Your DEX strategy should be a combination of employee feedback, digital metrics, solution research, and organization needs. Silos have no place here, as the point of DEX is an overarching customizable experience that takes every department into account. DEX initiatives see widespread adoption and success when stakeholders from multiple departments have a place at the DEX table.

And be sure to consider the following costs:

  • Any upfront cost of implementation
  • Ongoing monthly costs, often calculated per user
  • The time-related costs of internal tech support
  • The time it will take to train employees and integrate new solutions into the rest of your workflow

Implement, observe and iterate

As part of your implementation process, plan to observe and measure stakeholder acceptance, overall employee adoption rates and impact. And this needs to include everyone, from customer-facing personnel to those indirectly affected, like vendors, customers, and investors. 

Measure your DEX continuously as iteration is essential. Employees will appreciate the results as their personal DEX improves, and employee engagement will increase as they recognize your continued dedication to making their workflows more efficient and effective.

Ask yourself questions regarding each of these areas as you’re reflecting:

  • Implementation. Has the new technology been successfully implemented? Did it take longer than expected? Is anything holding it back from being seamlessly integrated?
  • Employee satisfaction. Are employees happy with the change? Has it made their jobs easier? Are employee workflows less frustrating and more rewarding? 
  • Adoption. Is the tool being used to its maximum potential? Are employees taking full advantage or are they using only limited features and relying on old systems for the rest?
  • Overall effectiveness. Does any part of the tool not work as well as others? Has overall work effectiveness dropped for the sake of a single function?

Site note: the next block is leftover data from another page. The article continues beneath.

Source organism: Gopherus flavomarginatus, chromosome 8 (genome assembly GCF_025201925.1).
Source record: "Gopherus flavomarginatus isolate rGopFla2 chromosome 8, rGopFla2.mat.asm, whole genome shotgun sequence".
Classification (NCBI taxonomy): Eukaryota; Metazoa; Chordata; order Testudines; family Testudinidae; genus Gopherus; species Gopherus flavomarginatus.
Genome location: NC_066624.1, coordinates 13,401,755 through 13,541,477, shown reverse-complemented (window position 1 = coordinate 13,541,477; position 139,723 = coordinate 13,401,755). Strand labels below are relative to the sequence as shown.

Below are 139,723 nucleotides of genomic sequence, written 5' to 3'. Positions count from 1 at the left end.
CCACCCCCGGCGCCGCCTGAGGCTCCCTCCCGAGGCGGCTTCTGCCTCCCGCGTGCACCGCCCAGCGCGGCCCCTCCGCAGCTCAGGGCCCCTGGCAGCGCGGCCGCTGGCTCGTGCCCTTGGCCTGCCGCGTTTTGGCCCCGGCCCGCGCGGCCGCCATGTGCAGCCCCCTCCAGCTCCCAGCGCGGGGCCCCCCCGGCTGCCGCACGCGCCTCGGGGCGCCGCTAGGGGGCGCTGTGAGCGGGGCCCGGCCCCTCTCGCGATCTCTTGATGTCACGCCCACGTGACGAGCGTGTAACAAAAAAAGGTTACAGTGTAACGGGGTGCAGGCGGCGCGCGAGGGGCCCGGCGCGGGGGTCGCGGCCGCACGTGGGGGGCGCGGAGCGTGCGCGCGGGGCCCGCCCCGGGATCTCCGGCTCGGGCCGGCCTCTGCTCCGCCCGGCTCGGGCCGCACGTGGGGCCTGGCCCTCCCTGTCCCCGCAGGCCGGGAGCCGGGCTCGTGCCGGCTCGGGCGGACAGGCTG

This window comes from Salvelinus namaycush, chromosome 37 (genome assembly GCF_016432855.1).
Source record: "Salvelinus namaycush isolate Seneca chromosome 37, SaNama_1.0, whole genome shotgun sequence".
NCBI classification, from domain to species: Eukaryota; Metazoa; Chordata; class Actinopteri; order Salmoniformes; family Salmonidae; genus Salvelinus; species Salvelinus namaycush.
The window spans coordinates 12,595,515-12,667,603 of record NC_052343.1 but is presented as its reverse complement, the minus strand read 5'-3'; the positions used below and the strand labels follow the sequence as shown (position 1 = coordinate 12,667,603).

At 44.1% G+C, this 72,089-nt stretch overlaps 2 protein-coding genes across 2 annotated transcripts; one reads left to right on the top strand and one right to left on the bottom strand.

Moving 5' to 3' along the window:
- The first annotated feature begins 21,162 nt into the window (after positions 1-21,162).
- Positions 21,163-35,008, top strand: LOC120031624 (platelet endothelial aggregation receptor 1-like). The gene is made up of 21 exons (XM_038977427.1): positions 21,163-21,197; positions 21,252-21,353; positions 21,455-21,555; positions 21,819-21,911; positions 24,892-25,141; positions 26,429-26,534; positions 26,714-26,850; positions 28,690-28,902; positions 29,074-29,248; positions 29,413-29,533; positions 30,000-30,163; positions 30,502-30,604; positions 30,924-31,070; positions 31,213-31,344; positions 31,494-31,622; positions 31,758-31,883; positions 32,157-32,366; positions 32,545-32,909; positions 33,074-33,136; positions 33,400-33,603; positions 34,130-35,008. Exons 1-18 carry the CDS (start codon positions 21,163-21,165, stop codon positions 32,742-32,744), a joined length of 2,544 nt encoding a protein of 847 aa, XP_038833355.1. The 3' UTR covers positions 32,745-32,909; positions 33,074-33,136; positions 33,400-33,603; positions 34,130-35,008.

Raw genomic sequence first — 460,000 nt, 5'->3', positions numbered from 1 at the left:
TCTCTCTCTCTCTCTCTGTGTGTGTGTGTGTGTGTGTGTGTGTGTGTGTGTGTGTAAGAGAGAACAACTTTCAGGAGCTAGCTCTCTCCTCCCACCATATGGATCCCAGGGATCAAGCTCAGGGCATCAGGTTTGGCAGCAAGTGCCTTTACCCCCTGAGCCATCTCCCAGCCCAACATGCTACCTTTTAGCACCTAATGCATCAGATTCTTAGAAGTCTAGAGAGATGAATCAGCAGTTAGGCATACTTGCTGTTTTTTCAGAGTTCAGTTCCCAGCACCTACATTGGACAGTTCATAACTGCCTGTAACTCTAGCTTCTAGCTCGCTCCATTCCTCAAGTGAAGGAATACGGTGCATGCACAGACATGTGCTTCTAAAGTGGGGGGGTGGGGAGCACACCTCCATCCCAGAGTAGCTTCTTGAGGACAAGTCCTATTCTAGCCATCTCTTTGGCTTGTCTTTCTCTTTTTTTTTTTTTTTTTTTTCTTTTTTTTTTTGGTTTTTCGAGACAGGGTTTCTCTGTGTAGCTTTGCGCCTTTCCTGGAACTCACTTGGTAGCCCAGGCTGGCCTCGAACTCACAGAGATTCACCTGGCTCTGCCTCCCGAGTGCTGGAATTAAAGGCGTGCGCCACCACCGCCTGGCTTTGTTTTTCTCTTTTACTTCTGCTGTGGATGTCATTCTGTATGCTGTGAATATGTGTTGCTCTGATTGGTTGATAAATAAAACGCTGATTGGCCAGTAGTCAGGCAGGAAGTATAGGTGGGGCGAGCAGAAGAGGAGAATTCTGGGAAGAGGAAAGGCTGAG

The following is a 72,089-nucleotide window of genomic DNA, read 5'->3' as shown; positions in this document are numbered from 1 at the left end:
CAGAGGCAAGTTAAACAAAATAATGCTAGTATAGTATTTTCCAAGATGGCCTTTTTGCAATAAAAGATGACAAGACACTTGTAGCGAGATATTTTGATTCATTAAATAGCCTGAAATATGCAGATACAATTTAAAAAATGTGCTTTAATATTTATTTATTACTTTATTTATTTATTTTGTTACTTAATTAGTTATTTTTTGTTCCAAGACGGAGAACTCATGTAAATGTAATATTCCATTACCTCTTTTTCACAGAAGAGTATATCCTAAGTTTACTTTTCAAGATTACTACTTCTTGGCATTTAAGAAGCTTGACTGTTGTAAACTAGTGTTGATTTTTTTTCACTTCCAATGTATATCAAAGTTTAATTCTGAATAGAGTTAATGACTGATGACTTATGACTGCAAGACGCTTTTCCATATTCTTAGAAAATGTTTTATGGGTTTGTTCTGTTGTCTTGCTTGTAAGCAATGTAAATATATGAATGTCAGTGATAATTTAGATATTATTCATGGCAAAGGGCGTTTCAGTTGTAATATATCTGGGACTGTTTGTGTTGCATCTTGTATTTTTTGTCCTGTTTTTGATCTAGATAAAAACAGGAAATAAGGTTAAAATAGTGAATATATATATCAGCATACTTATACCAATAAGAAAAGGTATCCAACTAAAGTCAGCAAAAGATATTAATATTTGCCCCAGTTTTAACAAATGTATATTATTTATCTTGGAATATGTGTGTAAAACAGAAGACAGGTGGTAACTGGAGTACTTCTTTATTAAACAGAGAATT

• IT capacity. Has the implementation eased the burden on IT services or created more work for them? Is the number of IT tickets down since it’s been implemented and stabilized?

The digital employee experience isn’t a “one and done” scenario. It’s easy to rely far too long on systems that still technically work, avoiding updates and innovations until it becomes a major problem. 

On a small scale, you might tap “remind me later” on your iOS update until your phone literally grinds to a halt. On a large scale, that same attitude can result in commercial hemorrhaging and operational chaos.

Thanks to AI, the future of work is an ever-changing landscape and change management is a must in our digital landscape. Here’s a company ‘to do’ list to stay competitive:

  • Perform regular tech stack audits
  • Attend industry conferences
  • Mobilize team members to find solutions relevant to their roles
  • Diversify the content you consume: social media, blogs, news sites, forums, video, tv, magazines, academic reports, and more
  • Attend webinars and other virtual events
  • Find inspiration in other departments, competitors, and even industries

Boost your employee engagement strategy with our on-demand webinar: Employee Experience and the Digital Workplace.

How a modern intranet makes everything amazing

Since the pandemic, with the rise of remote and hybrid work, digital employee experience is more important than ever. It’s mission-critical, in fact. 

Simpplr’s modern intranet platform employs a familiar social media style and user-friendly, media-rich design, keeping employees engaged. And Simpplr is much more than a platform for internal messaging.

With an extensive list of no-code integrations, Simpplr is ready to integrate with the other apps in your workflow right out of the box — Google Drive and Google Analytics, Microsoft Office 365, Slack, Zoom, Workday, UKG, SAP, ADP, Oracle PeopleSoft, and many others. Integration is incredibly important, as employees adoption is higher when you’ve lessened barriers––and significant disruptions to their workflow is enemy #1.

Simpplr has an intuitive self-service approach that’s designed to make your intranet upkeep easy, reducing the strain on IT services. With Simpplr, Workday saw a 52% decrease in support requests.

And its Auto-Governance Engine uses AI to sort through content, keeping critical information where it needs to be and flagging older, irrelevant content for removal.

Best of all, Simpplr streamlines the process of continuous DEX improvement with built-in employee feedback and analytics. And that’s one feedback loop you’ll want to keep on repeat!

Learn more about LiveEX™️, the first real-time employee experience management platform.